Tile by Style: Make a Splash with Modern Bathroom Tile
What is Modern Design?
If the phrase “form follows function” spurs into vigorous nods of agreement, chances are you’re in the Modern design camp. You’ll most immediately recognize it for its streamlined, modular, and no-nonsense aesthetic. Despite it’s pristine lines, the boundaries that define Modern design are blurrier than they appear. Here, we’re going to dive into Modern design in its purest form.
When it comes to Modern architecture, it ultimately comes down to simplicity and clarity. Floor to ceiling windows will be supported by exposed structural elements like steel and wood. From the outside, you’ll notice flat or low-slope roofs that cover rectangular, boxy designs. This aesthetic should remain consistent upon entering. You’ll notice exposed wood beams, large expanses of space, grid-like layouts, and doors and cabinetry that are integrated into the wall.
Image: Inspiration DE
Image: City Home Collective
The materials typically found in Modern design are a testament to the innovation that drove production after the Industrial Revolution. The availability of relatively new building materials at the time like steel, concrete, iron, and sheet glass became even more prevalent after World War II. Strong and innovative for their time, Modernist architects latched on to these materials to create logical, purposeful, and minimalist spaces.
Driven by a belief in truth to materials, a Modern design is generally made up of a simple, consistent palette. Structural materials should remain unaltered in their appearance. Exposed structures like steel, iron, and wood result in a neutral palette made up of cool grays and browns.
But who can resist a little bit of color now and then? Many of today’s Modern homes will have a splash of color here and there to liven up the space.
Tile for the Modern Bathroom
Your bathroom appliances don’t have to be on the cutting edge to achieve a modern look. If it’s installed with seamless lines, a grid-like format, and austere hues, tile can create and reinforce modern ideals and help you achieve a truly contemporary bath.
For a truly modern look, stick to neutrals in white and grayscale with minimal crackle and variation. It helps to achieve uniformity in appearance to maintain the sleek, straightforward, and subtly industrial aesthetic that dominates modern design.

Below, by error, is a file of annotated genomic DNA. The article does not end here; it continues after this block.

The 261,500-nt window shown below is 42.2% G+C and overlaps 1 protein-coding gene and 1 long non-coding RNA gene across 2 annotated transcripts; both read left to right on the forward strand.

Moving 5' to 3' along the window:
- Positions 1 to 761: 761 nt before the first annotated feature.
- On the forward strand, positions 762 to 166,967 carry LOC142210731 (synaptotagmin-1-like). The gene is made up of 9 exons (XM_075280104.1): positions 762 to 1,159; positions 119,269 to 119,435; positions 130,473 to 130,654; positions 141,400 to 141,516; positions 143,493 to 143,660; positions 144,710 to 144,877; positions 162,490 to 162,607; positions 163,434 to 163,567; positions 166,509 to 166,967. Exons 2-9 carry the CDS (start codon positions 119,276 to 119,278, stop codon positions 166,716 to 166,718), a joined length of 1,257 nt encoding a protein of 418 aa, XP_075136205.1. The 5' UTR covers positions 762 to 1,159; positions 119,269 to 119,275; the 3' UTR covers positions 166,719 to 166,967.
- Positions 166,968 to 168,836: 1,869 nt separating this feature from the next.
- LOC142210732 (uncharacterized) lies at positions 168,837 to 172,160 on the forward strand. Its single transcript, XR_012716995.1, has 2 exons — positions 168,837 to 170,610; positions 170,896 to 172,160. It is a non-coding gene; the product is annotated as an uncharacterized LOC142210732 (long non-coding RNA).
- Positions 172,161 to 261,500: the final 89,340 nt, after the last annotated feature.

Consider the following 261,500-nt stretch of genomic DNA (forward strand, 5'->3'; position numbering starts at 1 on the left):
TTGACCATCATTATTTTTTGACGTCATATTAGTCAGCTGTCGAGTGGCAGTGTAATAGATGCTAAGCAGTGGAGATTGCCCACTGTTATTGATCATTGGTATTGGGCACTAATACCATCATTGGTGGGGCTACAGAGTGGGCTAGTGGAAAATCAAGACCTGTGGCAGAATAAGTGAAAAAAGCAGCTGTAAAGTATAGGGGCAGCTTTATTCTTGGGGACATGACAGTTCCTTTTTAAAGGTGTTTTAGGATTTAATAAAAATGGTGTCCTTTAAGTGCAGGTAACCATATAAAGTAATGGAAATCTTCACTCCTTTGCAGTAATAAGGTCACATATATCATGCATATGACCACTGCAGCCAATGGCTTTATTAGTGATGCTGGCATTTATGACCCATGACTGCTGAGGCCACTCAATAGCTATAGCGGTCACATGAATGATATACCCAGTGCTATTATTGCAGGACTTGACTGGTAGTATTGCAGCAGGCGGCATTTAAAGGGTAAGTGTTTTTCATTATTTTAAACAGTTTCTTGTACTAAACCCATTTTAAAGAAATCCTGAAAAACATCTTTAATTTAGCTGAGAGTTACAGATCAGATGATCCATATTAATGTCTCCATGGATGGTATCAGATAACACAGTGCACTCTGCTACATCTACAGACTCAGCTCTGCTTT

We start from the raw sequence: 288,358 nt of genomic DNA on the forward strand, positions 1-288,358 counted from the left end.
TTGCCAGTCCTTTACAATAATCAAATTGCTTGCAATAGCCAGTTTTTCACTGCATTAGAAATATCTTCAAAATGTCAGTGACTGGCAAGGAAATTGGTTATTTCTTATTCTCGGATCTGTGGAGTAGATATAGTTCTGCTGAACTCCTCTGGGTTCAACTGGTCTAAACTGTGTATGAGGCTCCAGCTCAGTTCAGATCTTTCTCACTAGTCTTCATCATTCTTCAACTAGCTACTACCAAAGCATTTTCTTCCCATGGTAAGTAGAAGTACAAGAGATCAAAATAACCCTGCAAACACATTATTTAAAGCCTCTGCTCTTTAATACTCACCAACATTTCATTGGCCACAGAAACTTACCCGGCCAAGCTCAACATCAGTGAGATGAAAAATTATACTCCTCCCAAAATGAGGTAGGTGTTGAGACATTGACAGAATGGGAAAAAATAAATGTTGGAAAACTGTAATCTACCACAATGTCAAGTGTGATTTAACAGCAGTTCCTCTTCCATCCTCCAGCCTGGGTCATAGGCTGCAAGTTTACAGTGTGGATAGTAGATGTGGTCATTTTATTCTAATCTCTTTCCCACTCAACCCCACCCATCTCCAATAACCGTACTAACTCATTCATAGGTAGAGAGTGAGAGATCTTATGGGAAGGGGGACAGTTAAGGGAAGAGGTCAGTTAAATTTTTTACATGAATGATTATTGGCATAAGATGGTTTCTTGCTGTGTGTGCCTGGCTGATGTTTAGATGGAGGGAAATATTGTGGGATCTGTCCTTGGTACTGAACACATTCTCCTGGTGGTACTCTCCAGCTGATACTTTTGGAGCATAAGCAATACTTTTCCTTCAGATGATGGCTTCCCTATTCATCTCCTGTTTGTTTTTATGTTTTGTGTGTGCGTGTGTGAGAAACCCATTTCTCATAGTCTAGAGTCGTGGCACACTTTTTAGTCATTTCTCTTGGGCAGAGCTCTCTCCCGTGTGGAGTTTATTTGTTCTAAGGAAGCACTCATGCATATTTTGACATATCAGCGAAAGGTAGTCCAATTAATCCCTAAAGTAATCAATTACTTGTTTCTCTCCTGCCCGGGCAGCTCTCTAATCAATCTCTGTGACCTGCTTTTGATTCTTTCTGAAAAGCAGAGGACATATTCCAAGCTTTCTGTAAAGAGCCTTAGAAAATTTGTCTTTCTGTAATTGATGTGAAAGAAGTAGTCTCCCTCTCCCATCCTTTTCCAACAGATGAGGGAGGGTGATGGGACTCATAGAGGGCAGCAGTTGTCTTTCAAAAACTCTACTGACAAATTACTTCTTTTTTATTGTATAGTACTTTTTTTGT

Image: Design Milk
We love how our 2 x 8 Tile in Carbon adds depth and drama to small bathroom while still sticking to the basic principles of modern design.
Here are a few hues that make us think modern:
Need to add a splash of color to your routine? We don’t blame you. If you love color as much as we do, you can incorporate a statement accent (or even a mosaic) in your shower or all across your bathroom using a thin tile like 2 x 8 so you can still maintain a sleek contemporary look.
Image: Christine Sheldon Design
Image: Whit Preston; Design: Hello Kitchens
Echoing the strong, grid layout of modern design, the Straight Set pattern brings order, calm, and predictability to your bathroom.
Image: Apartment Therapy
Subway tile can add a hint of pattern that still reads as industrial when used in a neutral palette.
You can also try using both Subway and Straight Set for extra visual interest. We love how Subway accents the tub while sleek, large format tile in Straight Set is used for the floor.
Tile color shown: Sugar
Tile shown: 3 x 9 in Basalt
You can also use small square glass tile to bring a hint of sparkle to your bathroom. See how this tiled wall adds a hint of luxe to this streamlined wood vanity.
Image: Design to Inspire
Of course, rules were meant to be broken. Despite Modern design’s clean lines, don’t be afraid to think outside the box. This all-over Hexagon tile still feels remarkably modern in this sleek bathroom.
Image: Small Home Lover
Tile shown: 3" Hexagon in Tusk
You can also play with scale and proportion by choosing a pattern with larger dimensions.
Image: Design Tribe & Flipping The Block
Try sprinkling in a splash of color for some whimsy, keeping the color palette between the wall and floor fairly similar so it still feels cohesive.